Date: September 22, 2009
Document id: ALRC-COS-12-09-2009
Speaker: Michael Anthony
HRC section: Item 4, General Debate
An Oral Statement to the 12th Session of the UN Human Rights Council from the Asian Legal Resource Centre (ALRC), a non-governmental organization in general consultative status
BURMA and SRI LANKA: Council required to take effective action to address human rights crises
Thank you Mr. President,
The Council is currently failing to effectively address human rights crises, for example those in Sri Lanka and Myanmar. This is not simply a failing of political will, but also one of approach.
In Sri Lanka, the continuing grave situation of IDPs is testimony to this. Furthermore, the recent sentencing to 20 years imprisonment of journalist J.S. Tissanayagam and the evasive statement by Sri Lanka’s Minister shows how a superficial approach by this Council is unlikely to breed success. The Minister claimed that the sentence was a result of due process and that separation of powers must be respected. However, under the Prevention of Terrorism Act under which this trial took place, the Constitution is being undermined and the Executive has managed to degrade and control the institutions of the rule of law to such a point that to speak of separation of powers and an independent judiciary is a falsehood. Given the end of the conflict in the country, the Act must be repealed. This draconian law is now totally unjustifiable and leading to arbitrary sentences, as in the case of Tissanayagam, who must be immediately released. The Act is being used by the government for political advantage, as an instrument to perpetuate its own power. A council armed with in-depth understanding of the systemic issues enabling abuse would not be so easily duped.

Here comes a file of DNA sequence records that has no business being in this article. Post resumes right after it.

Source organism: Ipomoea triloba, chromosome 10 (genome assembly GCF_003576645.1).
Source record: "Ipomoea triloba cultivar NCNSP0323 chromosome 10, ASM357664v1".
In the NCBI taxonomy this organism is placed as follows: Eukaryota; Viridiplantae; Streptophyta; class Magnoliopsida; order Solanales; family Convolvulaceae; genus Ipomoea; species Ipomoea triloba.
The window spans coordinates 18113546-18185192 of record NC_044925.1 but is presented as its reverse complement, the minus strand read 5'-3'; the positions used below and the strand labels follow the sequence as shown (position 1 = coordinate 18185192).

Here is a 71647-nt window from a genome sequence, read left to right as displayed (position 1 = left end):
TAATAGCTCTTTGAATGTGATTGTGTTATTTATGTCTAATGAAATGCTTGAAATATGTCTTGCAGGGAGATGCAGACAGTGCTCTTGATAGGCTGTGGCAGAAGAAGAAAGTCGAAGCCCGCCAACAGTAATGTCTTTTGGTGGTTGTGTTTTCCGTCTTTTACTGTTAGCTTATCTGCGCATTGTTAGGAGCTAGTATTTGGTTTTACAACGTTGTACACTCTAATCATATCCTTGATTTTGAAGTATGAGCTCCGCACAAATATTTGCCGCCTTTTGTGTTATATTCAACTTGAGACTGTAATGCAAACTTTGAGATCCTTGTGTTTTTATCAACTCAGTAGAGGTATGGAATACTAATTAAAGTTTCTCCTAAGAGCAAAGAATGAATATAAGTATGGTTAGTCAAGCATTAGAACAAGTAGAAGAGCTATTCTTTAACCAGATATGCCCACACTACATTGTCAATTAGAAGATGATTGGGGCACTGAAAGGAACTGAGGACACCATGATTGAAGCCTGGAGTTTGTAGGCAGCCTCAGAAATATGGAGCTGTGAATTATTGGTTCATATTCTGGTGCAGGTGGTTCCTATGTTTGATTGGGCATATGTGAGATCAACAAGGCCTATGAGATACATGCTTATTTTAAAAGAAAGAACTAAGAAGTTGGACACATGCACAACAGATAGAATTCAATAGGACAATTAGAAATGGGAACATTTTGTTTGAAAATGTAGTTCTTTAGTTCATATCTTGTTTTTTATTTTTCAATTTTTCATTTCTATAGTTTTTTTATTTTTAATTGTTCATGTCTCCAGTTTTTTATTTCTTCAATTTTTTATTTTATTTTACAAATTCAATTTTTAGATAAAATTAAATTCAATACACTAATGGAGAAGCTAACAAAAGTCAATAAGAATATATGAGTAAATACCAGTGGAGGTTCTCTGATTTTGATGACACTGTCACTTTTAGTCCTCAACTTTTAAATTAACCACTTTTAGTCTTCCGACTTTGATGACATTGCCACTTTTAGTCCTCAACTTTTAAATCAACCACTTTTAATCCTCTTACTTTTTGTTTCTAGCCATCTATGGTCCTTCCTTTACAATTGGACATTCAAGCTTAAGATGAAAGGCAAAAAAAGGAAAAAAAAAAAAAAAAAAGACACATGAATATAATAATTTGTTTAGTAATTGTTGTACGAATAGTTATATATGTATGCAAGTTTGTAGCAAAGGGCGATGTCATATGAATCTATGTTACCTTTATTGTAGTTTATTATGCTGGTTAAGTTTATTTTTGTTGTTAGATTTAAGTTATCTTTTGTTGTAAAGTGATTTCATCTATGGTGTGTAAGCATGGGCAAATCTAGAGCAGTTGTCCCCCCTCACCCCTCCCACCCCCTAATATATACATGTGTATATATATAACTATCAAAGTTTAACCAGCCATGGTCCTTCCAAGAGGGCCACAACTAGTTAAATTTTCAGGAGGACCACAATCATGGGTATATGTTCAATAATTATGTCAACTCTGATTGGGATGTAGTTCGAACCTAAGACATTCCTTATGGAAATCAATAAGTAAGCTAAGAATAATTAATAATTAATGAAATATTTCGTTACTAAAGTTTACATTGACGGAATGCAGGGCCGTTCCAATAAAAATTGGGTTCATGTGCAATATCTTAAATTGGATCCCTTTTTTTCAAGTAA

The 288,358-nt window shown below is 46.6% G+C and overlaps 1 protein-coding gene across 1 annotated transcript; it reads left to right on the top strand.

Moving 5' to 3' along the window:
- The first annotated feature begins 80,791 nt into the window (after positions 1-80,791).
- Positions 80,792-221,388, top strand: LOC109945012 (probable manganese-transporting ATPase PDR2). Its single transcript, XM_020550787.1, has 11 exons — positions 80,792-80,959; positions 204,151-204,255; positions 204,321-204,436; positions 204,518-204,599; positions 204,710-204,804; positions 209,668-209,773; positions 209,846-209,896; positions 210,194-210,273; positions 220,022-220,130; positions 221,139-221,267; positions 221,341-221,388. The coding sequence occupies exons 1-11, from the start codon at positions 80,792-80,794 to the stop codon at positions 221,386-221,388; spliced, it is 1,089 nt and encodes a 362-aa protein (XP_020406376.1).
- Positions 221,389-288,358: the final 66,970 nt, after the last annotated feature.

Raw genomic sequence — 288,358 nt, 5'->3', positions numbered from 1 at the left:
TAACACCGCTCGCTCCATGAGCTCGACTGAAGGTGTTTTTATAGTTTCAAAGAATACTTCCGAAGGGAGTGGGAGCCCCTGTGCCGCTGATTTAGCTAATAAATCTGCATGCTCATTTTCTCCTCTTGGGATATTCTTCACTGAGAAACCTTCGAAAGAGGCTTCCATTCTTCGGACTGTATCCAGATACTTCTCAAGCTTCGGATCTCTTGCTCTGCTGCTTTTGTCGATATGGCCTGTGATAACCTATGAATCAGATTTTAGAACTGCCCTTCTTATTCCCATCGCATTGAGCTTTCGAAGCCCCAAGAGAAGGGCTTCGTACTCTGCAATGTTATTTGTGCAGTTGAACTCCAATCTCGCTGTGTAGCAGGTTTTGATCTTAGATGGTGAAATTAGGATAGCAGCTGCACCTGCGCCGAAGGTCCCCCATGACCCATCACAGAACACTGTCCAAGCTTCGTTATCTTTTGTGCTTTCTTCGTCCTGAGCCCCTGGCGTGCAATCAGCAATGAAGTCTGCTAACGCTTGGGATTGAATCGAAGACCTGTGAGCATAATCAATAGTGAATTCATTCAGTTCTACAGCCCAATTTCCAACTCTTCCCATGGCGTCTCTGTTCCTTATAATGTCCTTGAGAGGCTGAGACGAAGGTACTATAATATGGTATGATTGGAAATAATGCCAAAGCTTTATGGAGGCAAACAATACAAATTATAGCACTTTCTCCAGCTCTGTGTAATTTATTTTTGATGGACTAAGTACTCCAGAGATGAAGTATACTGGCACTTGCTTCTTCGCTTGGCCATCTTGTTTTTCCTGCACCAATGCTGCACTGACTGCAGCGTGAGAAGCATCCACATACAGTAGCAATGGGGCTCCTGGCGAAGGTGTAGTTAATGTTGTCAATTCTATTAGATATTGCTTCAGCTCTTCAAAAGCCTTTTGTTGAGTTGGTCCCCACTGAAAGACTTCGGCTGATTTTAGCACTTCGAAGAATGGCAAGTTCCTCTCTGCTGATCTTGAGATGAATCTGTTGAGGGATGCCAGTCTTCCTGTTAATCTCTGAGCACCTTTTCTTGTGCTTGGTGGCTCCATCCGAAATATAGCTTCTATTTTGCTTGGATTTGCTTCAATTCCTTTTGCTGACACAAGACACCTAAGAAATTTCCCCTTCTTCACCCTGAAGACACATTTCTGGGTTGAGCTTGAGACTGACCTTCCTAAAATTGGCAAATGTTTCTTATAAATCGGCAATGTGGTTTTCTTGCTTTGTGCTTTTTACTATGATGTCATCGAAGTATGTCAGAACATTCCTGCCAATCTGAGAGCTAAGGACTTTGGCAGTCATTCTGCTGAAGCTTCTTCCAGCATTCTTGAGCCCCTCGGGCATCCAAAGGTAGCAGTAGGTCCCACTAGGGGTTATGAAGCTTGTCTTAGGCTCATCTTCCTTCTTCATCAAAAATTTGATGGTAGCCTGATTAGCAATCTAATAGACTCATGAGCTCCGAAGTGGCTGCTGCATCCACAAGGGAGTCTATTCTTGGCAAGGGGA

Similarly, concerning Myanmar, the Council is urged to arm itself with sufficient knowledge to move beyond a reactive approach in which it expresses dismay at high-profile injustices, but cannot take action that has a tangible impact and assists the prevention of further abuses. The ALRC urges the Council to condemn the evidently unjustifiable and arbitrary process of injustice concerning Aung San Suu Kyi and co-defendents and to call for their release as well as that of all other political prisoners. However, in ordinary criminal cases the ALRC has observed the same sorts of incorrectly applied charges, consistently broken procedure, lack of evidence and forced confessions and the Council must address these too, or simply feed a cycle of arrests and releases.
The judiciary is in its present form an appendage of executive authority. Unless its structurally and functionally subordinate position is addressed, it will continue to act as an instrument for the violation of rights rather than their defence. Under these circumstances, calls for the courts to decide cases fairly and in accordance with international standards are completely meaningless.
The deeply flawed 2008 Constitution further entrenches arrangements for abuses and any serious attempts by the international community to take up issues of concern to the people of Myanmar in the lead up to and after the anticipated election must respond to the peculiar variety of unconstitutional constitutionalism that it envisages.